IMDb; Jim Henson Company; Movies Anywhere; Muppet Wiki; official website; Rotten Tomatoes; Sony Pictures; TV Tropes; Wikipedia
This came out in 1986. I'm not sure when or in what capacity I first saw it, like if it was on TV or whatever. But anyway... now I have it on DVD. It's only got two human stars of any significance, the main one being Jennifer Connelly, who plays a girl named Sarah. I reckon this must be the first thing I ever saw her in. The other star is David Bowie, who plays the Goblin King, Jareth. And he provides pretty much all the music in the movie. Aside from them, the cast is mostly creatures created by Jim Henson's company. Anyway... Sarah is left home to look after her baby half brother, Toby, while her dad and stepmom go out for the night. She deeply resents this, and seems to blame Toby, and wishes goblins would take him away. And then they do.
So... Sarah is transported to a fantastic world, where she has to make her way through a labyrinth (which frequently changes), to get to the goblin city, and beyond that, Jareth's castle, to rescue Toby. (Of course, immediately after Toby disappeared, she regretted what she'd said, but you can't entirely blame her. I mean, no one who says things like that actually expects them to happen.) She soon meets a dwarf named Hoggle, who is sometimes helpful and sometimes not, because he's a coward, and Jareth is forcing him to hinder Sarah's progress, whether he wants to or not. (Sarah calls him "Hogwart" a couple of times, which I find amusing now because of Harry Potter.) Eventually, Sarah rescues a beast named Ludo, who becomes a friend and ally. Later still, they're joined by a foxlike knight named Sir Didymus, and his "steed," a dog named Ambrosius, who looks remarkably like Sarah's own dog, Merlin. (I wouldn't have gotten that the first time I saw the movie, but now I find the name "Ambrosius" amusing.)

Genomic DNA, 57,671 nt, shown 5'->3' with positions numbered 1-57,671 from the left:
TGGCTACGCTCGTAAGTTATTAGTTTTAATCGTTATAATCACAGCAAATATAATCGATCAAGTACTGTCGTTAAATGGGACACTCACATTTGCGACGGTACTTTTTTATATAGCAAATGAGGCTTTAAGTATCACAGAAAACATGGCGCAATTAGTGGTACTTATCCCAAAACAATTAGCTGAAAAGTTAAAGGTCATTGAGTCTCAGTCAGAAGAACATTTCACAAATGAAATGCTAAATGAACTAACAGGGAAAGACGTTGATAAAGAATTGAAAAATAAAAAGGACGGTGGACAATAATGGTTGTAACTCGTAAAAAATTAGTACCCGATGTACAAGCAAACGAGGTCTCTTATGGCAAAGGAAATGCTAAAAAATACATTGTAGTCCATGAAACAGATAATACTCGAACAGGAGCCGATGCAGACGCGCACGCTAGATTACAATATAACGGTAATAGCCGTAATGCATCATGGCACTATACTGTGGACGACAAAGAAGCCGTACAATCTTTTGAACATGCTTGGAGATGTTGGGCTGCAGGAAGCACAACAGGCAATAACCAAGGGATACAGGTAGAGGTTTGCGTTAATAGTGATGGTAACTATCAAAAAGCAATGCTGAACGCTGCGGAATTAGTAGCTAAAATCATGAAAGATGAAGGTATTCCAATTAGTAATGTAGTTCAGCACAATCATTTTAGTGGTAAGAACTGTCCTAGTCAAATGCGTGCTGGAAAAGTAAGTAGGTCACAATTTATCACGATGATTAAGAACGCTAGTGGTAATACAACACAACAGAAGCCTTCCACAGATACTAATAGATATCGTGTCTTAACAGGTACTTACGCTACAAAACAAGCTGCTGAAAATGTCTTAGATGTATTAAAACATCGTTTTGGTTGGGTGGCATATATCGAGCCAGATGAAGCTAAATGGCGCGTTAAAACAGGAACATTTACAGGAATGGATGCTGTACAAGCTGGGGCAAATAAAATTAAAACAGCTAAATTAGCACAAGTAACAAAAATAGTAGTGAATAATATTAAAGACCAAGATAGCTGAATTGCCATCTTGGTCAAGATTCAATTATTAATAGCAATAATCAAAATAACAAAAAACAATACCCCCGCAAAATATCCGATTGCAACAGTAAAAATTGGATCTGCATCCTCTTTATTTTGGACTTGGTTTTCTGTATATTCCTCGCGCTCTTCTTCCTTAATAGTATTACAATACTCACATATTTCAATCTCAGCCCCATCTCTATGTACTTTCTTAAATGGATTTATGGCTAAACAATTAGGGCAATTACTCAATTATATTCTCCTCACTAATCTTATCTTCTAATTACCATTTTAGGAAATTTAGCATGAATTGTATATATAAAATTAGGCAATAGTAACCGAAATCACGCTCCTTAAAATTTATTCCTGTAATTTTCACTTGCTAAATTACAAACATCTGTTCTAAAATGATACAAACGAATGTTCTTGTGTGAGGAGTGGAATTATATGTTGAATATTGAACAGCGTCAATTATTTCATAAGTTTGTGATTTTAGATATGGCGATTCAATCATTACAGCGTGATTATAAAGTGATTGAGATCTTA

I don't want to reveal any more of the plot. It's just all pretty crazy, in a way that's somewhat evocative of "The Wizard of Oz" or "Alice in Wonderland," but... crazier. So... what else to say? The special effects were probably kind of impressive for the time, but some of them seem a bit dated now. Particularly, I think, the scene with the "Fireys." For the most part I'm not wild about the music... definitely not Bowie's best work. But it's okay. (There's one song that puts me in mind of a bit of comedy from The Bachelor and the Bobby-Soxer.) Oh, and I should mention that this movie has some vague sort of ties to The Dark Crystal, because of the Henson creatures, and the fact that Jim Henson directed both movies, and both movies had conceptual designs by Brian Froud. But otherwise they're unrelated. Um... the movie is definitely nostalgic for me, which probably makes me rate it slightly higher than I would otherwise. But it's still not really a favorite. But I appreciate the craziness and the weird creatures and everything. And... oh yes, there's some manga based on the movie, which I'd like to read someday. And I'm probably forgetting other things I'd like to say about the movie, but... if I think of anything later, I can edit it in. Whatever.